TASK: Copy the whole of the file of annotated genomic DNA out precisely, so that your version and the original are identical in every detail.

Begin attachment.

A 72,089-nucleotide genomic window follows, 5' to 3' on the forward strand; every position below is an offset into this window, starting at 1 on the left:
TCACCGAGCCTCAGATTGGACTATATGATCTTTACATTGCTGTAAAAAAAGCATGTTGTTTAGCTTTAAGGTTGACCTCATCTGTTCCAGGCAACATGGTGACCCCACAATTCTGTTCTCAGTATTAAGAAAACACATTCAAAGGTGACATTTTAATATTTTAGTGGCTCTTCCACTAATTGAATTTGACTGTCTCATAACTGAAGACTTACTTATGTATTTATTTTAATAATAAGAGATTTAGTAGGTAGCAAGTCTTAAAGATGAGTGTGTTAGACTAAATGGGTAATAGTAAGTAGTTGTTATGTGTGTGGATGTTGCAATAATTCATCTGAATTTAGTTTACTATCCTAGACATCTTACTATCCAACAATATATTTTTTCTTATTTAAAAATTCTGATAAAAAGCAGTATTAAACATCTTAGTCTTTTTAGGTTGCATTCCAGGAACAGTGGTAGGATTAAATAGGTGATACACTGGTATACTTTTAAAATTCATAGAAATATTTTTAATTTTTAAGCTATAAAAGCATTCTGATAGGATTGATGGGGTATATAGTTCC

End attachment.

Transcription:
A 72,089-nucleotide genomic window follows, 5' to 3' on the forward strand; every position below is an offset into this window, starting at 1 on the left:
TCACCGAGCCTCAGATTGGACTATATGATCTTTACATTGCTGTAAAAAAAGCATGTTGTTTAGCTTTAAGGTTGACCTCATCTGTTCCAGGCAACATGGTGACCCCACAATTCTGTTCTCAGTATTAAGAAAACACATTCAAAGGTGACATTTTAATATTTTAGTGGCTCTTCCACTAATTGAATTTGACTGTCTCATAACTGAAGACTTACTTATGTATTTATTTTAATAATAAGAGATTTAGTAGGTAGCAAGTCTTAAAGATGAGTGTGTTAGACTAAATGGGTAATAGTAAGTAGTTGTTATGTGTGTGGATGTTGCAATAATTCATCTGAATTTAGTTTACTATCCTAGACATCTTACTATCCAACAATATATTTTTTCTTATTTAAAAATTCTGATAAAAAGCAGTATTAAACATCTTAGTCTTTTTAGGTTGCATTCCAGGAACAGTGGTAGGATTAAATAGGTGATACACTGGTATACTTTTAAAATTCATAGAAATATTTTTAATTTTTAAGCTATAAAAGCATTCTGATAGGATTGATGGGGTATATAGTTCC